The issue of payment is one of those things that separates working with bloggers from working with journalists. Before the days of blogging it used to be very simple: you did not pay anyone at any point for “coverage.” That’s what advertising was for, not public relations. Today it’s not unusual to include a line item in your budget to cover the cost of influencers. For me, this is normal and makes sense. For some of my PR colleagues, this is “buying good press.” They don’t understand it, they don’t approve of it, and they will not do it.
And I haven’t even addressed the biggest challenge: how do you “sell” this idea (paying influencers/bloggers) to the client?
When working with journalists, I learned early in my career, often you needed to learn the rules their employers had in place. Some media outlets didn’t even let me buy the reporters lunch, considering it a type of bribe. Others didn’t care about the occasional gift. But all of them had a very hard line: you did not “pay for play” (give someone money in exchange for a promise of a story). Careers were ended for that sort of thing, and not just the journalists’. The rules for working with journalists have not changed much in the many years since I began my career.
Today, you can pay bloggers to review a product or cover an event or whatever. There are bloggers who get as much or more daily traffic as smaller news outlets. They have a loyal readership and a great deal of influence. Getting into their blogs is a real accomplishment and (if you pick the right one) can help you reach the right audience.
For full disclosure: I’ve paid bloggers to write about an event, topic or client and I’ve been paid as a blogger to cover an event in a blog. I’ve never paid a journalist.
Usually, if you are giving bloggers compensation (money, a product, a benefit or gift of some kind) it’s only so they will cover the topic. You don’t get to tell them what to write, and they will not promise to be positive in their posts. If your event was a failure, your product is defective or your topic falls on the wrong side of their beliefs, then the post isn’t going to go your way. What you are paying for is the opportunity, the attention span, for being added in a post. You (or your product or your event) have to earn the positive post.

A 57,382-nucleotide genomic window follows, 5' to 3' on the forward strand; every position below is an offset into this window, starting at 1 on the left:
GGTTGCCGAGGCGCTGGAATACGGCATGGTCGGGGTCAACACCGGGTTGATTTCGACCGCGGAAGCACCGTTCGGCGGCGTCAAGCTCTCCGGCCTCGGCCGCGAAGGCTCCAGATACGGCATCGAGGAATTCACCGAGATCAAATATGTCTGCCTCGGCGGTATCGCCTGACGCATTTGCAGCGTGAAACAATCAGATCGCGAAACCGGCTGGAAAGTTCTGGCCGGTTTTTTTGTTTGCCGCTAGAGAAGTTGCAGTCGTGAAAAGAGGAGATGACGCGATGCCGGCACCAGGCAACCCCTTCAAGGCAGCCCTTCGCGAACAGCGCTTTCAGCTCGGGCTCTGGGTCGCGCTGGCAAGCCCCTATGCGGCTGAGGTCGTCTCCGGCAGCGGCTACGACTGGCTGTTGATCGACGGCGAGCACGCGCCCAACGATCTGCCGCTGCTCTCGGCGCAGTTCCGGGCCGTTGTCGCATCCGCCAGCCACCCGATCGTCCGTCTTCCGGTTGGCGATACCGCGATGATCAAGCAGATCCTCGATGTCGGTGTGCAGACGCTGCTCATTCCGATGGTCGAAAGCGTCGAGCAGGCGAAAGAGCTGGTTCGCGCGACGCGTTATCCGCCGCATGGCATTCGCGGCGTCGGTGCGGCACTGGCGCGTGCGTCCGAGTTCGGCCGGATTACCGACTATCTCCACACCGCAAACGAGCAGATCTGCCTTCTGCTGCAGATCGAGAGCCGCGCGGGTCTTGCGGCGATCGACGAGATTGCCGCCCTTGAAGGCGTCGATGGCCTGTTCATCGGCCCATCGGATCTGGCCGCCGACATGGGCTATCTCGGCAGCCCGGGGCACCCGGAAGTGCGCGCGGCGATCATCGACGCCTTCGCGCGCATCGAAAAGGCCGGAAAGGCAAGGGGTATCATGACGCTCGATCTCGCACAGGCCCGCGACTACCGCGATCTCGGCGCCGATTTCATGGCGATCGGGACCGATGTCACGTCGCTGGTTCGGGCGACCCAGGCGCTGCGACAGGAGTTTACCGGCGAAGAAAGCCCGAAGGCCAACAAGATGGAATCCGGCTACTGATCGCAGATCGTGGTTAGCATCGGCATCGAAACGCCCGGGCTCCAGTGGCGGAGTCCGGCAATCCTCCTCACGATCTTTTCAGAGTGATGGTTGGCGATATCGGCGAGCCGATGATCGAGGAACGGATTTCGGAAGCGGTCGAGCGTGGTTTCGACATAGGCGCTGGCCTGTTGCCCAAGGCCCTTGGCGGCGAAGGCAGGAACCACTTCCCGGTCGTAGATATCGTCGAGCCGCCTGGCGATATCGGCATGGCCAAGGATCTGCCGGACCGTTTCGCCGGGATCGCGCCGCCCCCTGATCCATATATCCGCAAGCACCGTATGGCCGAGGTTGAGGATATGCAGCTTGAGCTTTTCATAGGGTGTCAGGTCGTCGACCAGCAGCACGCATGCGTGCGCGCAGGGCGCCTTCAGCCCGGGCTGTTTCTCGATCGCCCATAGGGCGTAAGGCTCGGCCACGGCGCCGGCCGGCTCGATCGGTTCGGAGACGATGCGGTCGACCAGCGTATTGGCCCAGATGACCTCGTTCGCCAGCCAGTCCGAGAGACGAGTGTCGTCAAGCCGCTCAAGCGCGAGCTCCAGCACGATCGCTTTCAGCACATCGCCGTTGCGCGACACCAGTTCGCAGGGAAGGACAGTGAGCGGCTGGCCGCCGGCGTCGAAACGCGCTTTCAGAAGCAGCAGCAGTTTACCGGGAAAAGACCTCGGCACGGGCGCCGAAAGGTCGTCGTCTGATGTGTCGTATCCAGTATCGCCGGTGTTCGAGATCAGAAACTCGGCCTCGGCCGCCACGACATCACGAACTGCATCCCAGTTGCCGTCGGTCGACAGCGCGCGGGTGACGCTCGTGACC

Reminder: if you are paying bloggers, make sure they are disclosing that it’s a sponsored post in their blog, etc., etc. Not only do you want to make sure they are being transparent with their readers, you want to be sure both of you are in compliance with the laws of the land.
Technology keeps changing, the media landscape keeps shifting, and the concept of a media company is different every day from the day before. A year from now (or next week) we’ll be paying Google Glass wearers (or whatever we’re calling them). It’s not the technology that’s important, it’s reaching your audience in a way that’s transparent, fair and honest.
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- Yes, Marketers, You Should Pay Your Influencers – Teresa M. Caro – Harvard Business Review
Photo courtesy Julien GONG Min via http://www.flickr.com/photos/61368956@N00/4237025430.